Given the plethora of information and research on suicide made publicly available in Guyana over the last two years, it is quite an enigma that misinformation continues to be peddled from the top of socio-political structure. The latest such tidbit is that suicide happens because of unhappiness. This kind of blasé approach, trivializing a national crisis is both distressing and frustrating and reinforces the ‘blame the victim syndrome’. In Guyana, the known risk factors for suicide include:
• Sexually transmitted disease;
• Abuse (domestic, sexual, physical and mental);
• Teen pregnancy, incest, rape;
• Relationships: dysfunctional, triangular, teenager, separation, break ups;
• Alcoholism and drug abuse;
• The societal response to alternative sexual lifestyles – gays and lesbians;
• Problems that seem insurmountable – poverty, unemployment, handicaps, losses..
• Poor socialization and coping skills that lead to helplessness and hopelessness;
• A suicide contagion driven by the Werther Effect (copycatting), the Bollywood Effect (the ‘glorification’ of suicide in Bollywood movies and soaps) and a sort of socio cultural acceptance/internalization that suicide is an answer to life’s problems.
Perhaps most importantly, it is globally know that about 90% of people who commit suicide have some sort of psychiatric disorder and that depression is more often than not, the straw that breaks the camel back. Yet, as US writer and social activist, Gabe Howard, puts it, “The reality is that people who are contemplating suicide aren’t looking for reasons to die, they are looking for a way to make the pain stop.”
However, it is a proven fact that suicide is eminently preventable. And a critical step towards preventing suicide is indeed a national conversation that must:
• Educate and inform the public about the facts so as to dispel myths and misinformation.
• Involve all stakeholders, but especially the media and the relevant government ministries and agencies.
• Harness community based entities such as sports, drama, youth, women and cultural clubs and mass based organizations such as political parties and religious and educational institutions.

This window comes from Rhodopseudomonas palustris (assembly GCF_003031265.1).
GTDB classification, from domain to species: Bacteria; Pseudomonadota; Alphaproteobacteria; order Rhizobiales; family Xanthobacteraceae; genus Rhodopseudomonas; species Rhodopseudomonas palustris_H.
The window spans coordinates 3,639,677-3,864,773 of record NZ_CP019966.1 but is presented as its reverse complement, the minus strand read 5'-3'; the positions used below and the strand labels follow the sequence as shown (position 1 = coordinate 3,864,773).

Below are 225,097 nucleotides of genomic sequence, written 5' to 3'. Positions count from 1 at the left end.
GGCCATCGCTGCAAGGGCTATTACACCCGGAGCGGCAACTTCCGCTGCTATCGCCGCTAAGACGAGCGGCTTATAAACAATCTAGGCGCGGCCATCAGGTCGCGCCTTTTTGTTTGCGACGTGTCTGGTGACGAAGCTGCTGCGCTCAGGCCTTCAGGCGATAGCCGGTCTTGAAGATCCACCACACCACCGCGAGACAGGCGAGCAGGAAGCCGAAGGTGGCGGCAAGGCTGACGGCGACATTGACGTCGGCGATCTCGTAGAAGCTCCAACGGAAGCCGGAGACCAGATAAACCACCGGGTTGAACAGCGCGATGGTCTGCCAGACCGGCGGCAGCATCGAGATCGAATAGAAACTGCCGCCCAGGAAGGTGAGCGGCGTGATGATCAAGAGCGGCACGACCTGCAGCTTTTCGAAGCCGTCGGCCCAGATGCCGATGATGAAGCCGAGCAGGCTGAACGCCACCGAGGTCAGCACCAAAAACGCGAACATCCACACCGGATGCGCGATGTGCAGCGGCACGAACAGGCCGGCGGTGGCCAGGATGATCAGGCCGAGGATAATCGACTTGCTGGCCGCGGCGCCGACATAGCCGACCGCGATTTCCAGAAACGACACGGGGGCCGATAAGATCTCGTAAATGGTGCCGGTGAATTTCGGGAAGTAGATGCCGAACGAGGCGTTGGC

• Be concerted and collaborative so as to avoid duplication, ensure a national reach and be premised on commonly accepted strategies and endeavors. Thus inclusion of NGOs that have been working on the ground becomes critical.
• Be mapped to ensure consistency, follow up, feedback and adjustments as needed.
This national conversation must be supplemented by a set of other measures, which have been discussed in the public domain for a while and even ventilated by various government ministers and other spokespersons. So again The Caribbean Voice (TCV) urges that:
• The Ministry of Education should identify all teachers who possess some level of social work or mental health training and utilize them as an interim measure while more extensive training is provided and/or fully qualified personnel are being sourced. A refresher crash course may become necessary for those so identified.
• Every community needs trained eyes and ears for proactive action and the Gatekeepers’ Program is the best vehicle to bring about this reality.
• There have been numerous measures bandied about to address pesticide suicide but no concerted plan of action has been indicated. TCV has offered the Shri Lankan Model of Hazard Reduction, which has a tremendous track record of reducing pesticide suicide but there are also a number of other relatively successful models used in Japan, Brazil, Western Samoa, New Zealand and these too can be considered. But there must be urgency in culling from these various models and construct a Guyana specific, holistic plan immediately. Piecemeal, stopgap measures would not work.
TCV has been reaching out to media with a bit of success but it is so important that all media start publicizing the suicide hotlines and offering suicide prevention messages. TCV has messages already crafted/produced and have already offered them to some media. Meanwhile we urge the media to be more empathetic and considerate of loved ones of suicide victims and completely cease publishing suicide victims’ photos. We also remind counselors and related personnel to always ensure that confidentiality remains the central tenet of their practice. This point is made not because there is any doubt about confidentiality, but because TCV has been informed by a number of different sources that some are hesitant to seek the help of counselors because confidentiality is breached. We would like to believe that this is just a rumor but given its existence, reinforcing confidentiality becomes absolutely necessary.
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